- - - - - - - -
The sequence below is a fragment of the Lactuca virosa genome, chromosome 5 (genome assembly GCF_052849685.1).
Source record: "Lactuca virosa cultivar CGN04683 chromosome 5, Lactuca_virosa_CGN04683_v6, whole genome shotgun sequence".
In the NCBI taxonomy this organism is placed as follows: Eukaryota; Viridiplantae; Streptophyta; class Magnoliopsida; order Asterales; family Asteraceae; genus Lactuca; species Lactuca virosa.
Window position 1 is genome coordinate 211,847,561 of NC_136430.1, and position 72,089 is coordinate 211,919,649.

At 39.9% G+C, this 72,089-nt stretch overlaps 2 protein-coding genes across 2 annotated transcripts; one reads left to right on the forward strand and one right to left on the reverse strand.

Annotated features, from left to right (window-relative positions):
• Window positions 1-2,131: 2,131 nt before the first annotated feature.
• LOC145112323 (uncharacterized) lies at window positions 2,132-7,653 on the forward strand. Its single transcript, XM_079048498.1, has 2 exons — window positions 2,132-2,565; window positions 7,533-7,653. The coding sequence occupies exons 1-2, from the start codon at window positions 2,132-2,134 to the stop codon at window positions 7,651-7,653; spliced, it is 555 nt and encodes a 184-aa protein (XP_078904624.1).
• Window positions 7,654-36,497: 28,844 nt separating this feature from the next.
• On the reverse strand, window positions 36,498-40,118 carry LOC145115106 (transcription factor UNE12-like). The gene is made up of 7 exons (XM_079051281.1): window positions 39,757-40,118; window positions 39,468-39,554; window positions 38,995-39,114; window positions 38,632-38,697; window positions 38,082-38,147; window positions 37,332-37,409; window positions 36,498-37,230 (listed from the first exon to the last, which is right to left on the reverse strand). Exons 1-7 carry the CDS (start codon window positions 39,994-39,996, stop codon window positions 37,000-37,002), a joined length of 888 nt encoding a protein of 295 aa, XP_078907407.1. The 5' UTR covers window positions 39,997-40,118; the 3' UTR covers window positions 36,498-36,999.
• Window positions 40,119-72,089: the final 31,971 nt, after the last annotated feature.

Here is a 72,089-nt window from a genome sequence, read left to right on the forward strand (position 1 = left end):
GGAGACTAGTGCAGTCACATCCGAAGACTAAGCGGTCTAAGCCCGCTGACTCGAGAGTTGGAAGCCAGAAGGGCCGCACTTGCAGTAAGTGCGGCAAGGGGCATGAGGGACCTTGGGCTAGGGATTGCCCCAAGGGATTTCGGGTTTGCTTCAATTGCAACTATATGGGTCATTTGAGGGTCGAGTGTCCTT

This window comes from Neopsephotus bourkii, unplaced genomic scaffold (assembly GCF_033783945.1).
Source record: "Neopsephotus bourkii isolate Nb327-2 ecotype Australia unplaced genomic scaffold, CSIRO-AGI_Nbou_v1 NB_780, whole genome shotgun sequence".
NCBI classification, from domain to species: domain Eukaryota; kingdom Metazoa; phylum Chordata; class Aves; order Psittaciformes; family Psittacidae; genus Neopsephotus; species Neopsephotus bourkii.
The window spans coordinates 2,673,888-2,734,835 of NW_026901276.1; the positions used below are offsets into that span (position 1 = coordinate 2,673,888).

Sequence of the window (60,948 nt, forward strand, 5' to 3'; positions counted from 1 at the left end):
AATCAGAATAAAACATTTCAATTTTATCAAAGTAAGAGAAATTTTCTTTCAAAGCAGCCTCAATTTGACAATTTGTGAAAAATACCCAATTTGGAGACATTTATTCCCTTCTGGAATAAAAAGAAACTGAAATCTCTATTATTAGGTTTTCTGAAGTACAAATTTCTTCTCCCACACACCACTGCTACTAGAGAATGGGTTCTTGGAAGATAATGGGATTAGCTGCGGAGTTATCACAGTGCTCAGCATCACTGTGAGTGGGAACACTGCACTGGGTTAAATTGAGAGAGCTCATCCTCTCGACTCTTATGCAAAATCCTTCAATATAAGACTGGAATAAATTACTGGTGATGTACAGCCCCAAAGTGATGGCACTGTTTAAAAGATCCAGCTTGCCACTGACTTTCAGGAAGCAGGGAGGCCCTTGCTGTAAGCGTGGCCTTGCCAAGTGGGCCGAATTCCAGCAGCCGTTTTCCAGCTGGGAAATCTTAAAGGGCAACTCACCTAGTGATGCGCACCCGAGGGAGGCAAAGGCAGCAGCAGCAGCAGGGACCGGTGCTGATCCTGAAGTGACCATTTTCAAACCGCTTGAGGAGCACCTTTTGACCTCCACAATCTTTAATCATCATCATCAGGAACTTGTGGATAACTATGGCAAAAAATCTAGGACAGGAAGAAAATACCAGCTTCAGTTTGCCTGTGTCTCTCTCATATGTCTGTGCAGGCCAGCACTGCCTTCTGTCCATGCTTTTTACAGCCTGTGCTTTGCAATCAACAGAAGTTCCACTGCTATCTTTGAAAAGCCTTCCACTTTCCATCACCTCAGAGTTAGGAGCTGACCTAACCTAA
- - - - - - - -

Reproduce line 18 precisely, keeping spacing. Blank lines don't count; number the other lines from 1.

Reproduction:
Sequence of the window (60,948 nt, forward strand, 5' to 3'; positions counted from 1 at the left end):